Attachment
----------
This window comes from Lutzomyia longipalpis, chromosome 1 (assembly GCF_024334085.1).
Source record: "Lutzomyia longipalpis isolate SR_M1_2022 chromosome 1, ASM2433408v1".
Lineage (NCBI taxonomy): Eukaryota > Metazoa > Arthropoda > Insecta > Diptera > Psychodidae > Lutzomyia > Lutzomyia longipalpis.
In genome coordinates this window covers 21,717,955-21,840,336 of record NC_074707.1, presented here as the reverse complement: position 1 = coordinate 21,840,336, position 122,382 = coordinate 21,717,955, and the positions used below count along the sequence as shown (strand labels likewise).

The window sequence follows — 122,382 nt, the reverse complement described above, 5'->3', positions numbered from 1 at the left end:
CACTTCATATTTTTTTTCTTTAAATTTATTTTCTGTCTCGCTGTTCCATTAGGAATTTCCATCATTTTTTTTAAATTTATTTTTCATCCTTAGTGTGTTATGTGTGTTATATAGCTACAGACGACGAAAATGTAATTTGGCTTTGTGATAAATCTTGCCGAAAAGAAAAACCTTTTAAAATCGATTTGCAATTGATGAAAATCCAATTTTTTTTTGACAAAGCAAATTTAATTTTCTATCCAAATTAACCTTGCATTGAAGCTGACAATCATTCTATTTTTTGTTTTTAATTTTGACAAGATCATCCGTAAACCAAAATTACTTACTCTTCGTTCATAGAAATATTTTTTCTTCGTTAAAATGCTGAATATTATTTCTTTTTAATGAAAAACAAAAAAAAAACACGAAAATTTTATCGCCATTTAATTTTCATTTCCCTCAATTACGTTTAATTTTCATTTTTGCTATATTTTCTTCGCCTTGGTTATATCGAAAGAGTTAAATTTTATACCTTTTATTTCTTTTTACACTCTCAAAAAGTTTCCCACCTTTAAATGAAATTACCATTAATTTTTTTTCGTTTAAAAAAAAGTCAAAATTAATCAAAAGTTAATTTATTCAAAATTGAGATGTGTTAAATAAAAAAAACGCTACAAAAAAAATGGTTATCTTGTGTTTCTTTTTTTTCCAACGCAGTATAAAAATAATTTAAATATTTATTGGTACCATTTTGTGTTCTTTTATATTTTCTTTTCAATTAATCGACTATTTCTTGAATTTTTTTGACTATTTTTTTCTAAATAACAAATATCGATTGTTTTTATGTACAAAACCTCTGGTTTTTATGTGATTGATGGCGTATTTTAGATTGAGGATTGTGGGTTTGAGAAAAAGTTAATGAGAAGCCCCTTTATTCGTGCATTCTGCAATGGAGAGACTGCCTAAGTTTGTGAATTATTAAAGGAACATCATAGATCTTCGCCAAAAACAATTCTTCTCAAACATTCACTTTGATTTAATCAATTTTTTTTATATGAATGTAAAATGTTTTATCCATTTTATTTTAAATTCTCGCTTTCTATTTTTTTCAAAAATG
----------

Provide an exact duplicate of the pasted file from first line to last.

This window comes from Lutzomyia longipalpis, chromosome 1 (assembly GCF_024334085.1).
Source record: "Lutzomyia longipalpis isolate SR_M1_2022 chromosome 1, ASM2433408v1".
Lineage (NCBI taxonomy): Eukaryota > Metazoa > Arthropoda > Insecta > Diptera > Psychodidae > Lutzomyia > Lutzomyia longipalpis.
In genome coordinates this window covers 21,717,955-21,840,336 of record NC_074707.1, presented here as the reverse complement: position 1 = coordinate 21,840,336, position 122,382 = coordinate 21,717,955, and the positions used below count along the sequence as shown (strand labels likewise).

The window sequence follows — 122,382 nt, the reverse complement described above, 5'->3', positions numbered from 1 at the left end:
CACTTCATATTTTTTTTCTTTAAATTTATTTTCTGTCTCGCTGTTCCATTAGGAATTTCCATCATTTTTTTTAAATTTATTTTTCATCCTTAGTGTGTTATGTGTGTTATATAGCTACAGACGACGAAAATGTAATTTGGCTTTGTGATAAATCTTGCCGAAAAGAAAAACCTTTTAAAATCGATTTGCAATTGATGAAAATCCAATTTTTTTTTGACAAAGCAAATTTAATTTTCTATCCAAATTAACCTTGCATTGAAGCTGACAATCATTCTATTTTTTGTTTTTAATTTTGACAAGATCATCCGTAAACCAAAATTACTTACTCTTCGTTCATAGAAATATTTTTTCTTCGTTAAAATGCTGAATATTATTTCTTTTTAATGAAAAACAAAAAAAAAACACGAAAATTTTATCGCCATTTAATTTTCATTTCCCTCAATTACGTTTAATTTTCATTTTTGCTATATTTTCTTCGCCTTGGTTATATCGAAAGAGTTAAATTTTATACCTTTTATTTCTTTTTACACTCTCAAAAAGTTTCCCACCTTTAAATGAAATTACCATTAATTTTTTTTCGTTTAAAAAAAAGTCAAAATTAATCAAAAGTTAATTTATTCAAAATTGAGATGTGTTAAATAAAAAAAACGCTACAAAAAAAATGGTTATCTTGTGTTTCTTTTTTTTCCAACGCAGTATAAAAATAATTTAAATATTTATTGGTACCATTTTGTGTTCTTTTATATTTTCTTTTCAATTAATCGACTATTTCTTGAATTTTTTTGACTATTTTTTTCTAAATAACAAATATCGATTGTTTTTATGTACAAAACCTCTGGTTTTTATGTGATTGATGGCGTATTTTAGATTGAGGATTGTGGGTTTGAGAAAAAGTTAATGAGAAGCCCCTTTATTCGTGCATTCTGCAATGGAGAGACTGCCTAAGTTTGTGAATTATTAAAGGAACATCATAGATCTTCGCCAAAAACAATTCTTCTCAAACATTCACTTTGATTTAATCAATTTTTTTTATATGAATGTAAAATGTTTTATCCATTTTATTTTAAATTCTCGCTTTCTATTTTTTTCAAAAATG